‘Joy’ Reading & Film: Sasha Dugdale on Catherine Blake

Finding Blake creator and filmmaker James Murray-White announces a special public event and an exclusive film for our project, courtesy of award-winning poet Sasha Dugdale. Sasha’s recent poem Joy brings us the voice of Catherine Blake, wife to William Blake and ‘vital presence and assistant throughout his life’. 


And he is gone, fled singing to some place I cannot reach. His angels came and he sang to them and they told him they needed him more than I did… Merciless, merciless angels… Merciless angels who know nothing of human despair. And he went with them. He nodded and spoke mild words and was soon gone… And he left a shadow of grime on his collar and a warm bed. And the angels had tall wings, like steeples, or like sails and spread white like the King’s ship in dock, and they took him, only I couldn’t see them, but I know how they looked, for hadn’t he spent all his life in their company and mine? And didn’t they sometimes appear in white like good children, and sometimes like ladies but barefoot, with rosy pink staining their necks and hands and ringlets in their hair? Their sighs were angel swords and their smiles were beams of light. He smiled at me, as if to say can’t you see how bonny they are today, on this, my death day, and there’s the whole pity of it, for I couldn’t see, and I never could.

— from Joy, by Sasha Dugdale

And so spake Catherine Blake, reflecting back upon the life and death of her life-long husband William in 1827; or so writes Sasha Dugdale, poet and translator, who in this wondrous monologue gives voice to one of the most silent muses the world has known — who inspired steadily her vacillating husband-genius, is known to have helped him print and paint his masterpieces, and to whom he dedicated much of his writings.

Catherine Blake, by William Blake
Catherine Blake, by William Blake c1805

The monologue and its volume of other poems, Joy, won the Forward Prize for best single poem in 2016, and was described by the judges as “an extraordinarily sustained visionary piece of writing”. Sasha has written three other collections of poetry, is known for her promotion and translation of Russian literature, and is co-director of the Winchester Poetry Festival. She is currently poet-in-residence at St John’s College, Cambridge.

'Joy', by Sasha Dugdale
‘Joy’, by Sasha Dugdale

We at Finding Blake are delighted to announce that we will be exclusively filming Sasha reading her monologue, to be premiered here on our website and in the final Finding Blake film to be released later this year. On the same day — 11th April, at 7pm — Sasha will be giving a public reading of some of Joy and other work. The venue is a wonderful Victorian engineer’s house, undergoing restoration in the grounds of the Cambridge Museum of Technology by the River Cam. The house — now named ‘Othersyde’, with its lovely gardens and outdoor bar with views across the river onto a nature reserve in the heart of the city — is a new arts and escape rooms venue that I’ve been involved with for some time. This event is the finale of a winter series of literary & musical salons.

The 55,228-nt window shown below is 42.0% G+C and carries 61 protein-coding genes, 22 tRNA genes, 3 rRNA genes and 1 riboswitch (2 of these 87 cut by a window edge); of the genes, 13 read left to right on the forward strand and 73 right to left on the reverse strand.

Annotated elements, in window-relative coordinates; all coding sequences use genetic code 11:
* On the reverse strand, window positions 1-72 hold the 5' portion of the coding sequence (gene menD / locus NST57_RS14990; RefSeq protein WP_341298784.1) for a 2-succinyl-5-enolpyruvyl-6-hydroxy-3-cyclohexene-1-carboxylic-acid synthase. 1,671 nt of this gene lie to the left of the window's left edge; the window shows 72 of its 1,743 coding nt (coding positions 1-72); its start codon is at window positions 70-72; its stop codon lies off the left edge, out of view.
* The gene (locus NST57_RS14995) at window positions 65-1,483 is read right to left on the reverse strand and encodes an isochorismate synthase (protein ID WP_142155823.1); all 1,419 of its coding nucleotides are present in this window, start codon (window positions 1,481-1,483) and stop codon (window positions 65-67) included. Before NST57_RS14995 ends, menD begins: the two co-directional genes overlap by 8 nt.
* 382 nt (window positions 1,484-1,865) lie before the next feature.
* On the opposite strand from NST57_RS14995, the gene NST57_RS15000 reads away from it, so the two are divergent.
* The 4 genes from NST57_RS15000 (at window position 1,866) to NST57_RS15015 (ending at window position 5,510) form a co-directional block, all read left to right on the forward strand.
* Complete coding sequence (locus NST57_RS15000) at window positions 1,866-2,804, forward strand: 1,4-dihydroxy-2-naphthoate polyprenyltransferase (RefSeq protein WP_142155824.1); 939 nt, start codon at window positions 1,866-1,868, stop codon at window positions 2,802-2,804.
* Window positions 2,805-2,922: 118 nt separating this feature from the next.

Notes

The event is on Thursday April 11th at 7pm. All welcome, though early booking essential as it’s a cosy intimate venue — with only 25 seats! Booking info is here, and then please email me for a Paypal link to secure your ticket.

For further information on Catherine Blake, see Wikipedia, and there is an essay on her by Angus Whitehead at the Blake Archive.

For further information about Sasha Dugdale, see her Wikipedia page. You can enjoy another excerpt from Joy at the Forward Arts Foundation, (where there is also an interview with her), and here is a review from the Poetry School. The collection Joy (2017) is published by Carcanet Press, and was Winner of the 2017 Poetry Book Society Winter Choice Award; the poem Joy was Winner of the 2016 Forward Prize for Best Single Poem.

To find out more about Othersyde, visit their Facebook page.

Finding Blake, Looking Back and Forwards

Six months on from our website’s launch, Finding Blake creator and driving force, filmmaker James Murray-White offers this update on work to date and to come, focusing on those elements which will form part of the full Finding Blake film next year.

 


I wanted to update all our many readers and subscribers with what’s going on with Finding Blake, particularly since the great ceremony in August to unveil the new gravestone at William Blake’s burial site, which had been a big event to focus on. It was such an experience to be there on the day, with so many Finding Blake supporters and other Blake devotees!

The Lark, watercolour over traces of black chalk
Artist: William Blake
Source: The Morgan Library & Museum www.themorgan.org

I’m now wading through the many wonderful hours of footage I have. You can see many of the clips at the Finding Blake films at a glance page in our Bleakean Archive. Some of the highlights for me include: 

Finding Blake, documenting his new memorial

I have great memories — caught on film — of visiting Jordan’s Mine to see where the stone was cut; accompanying master letter-cutter Lida Kindersley as she chose the stone; being with her in her workshop for much of the process, as she bevelled the stone, then drew the letters for the inscription — and then the lovely long, slow process of the letters being cut. Amongst all that, there is an interview with Lida about Blake, talking from the heart as she cuts the letters that would soon mark his final resting place!

Leading wonderful interviews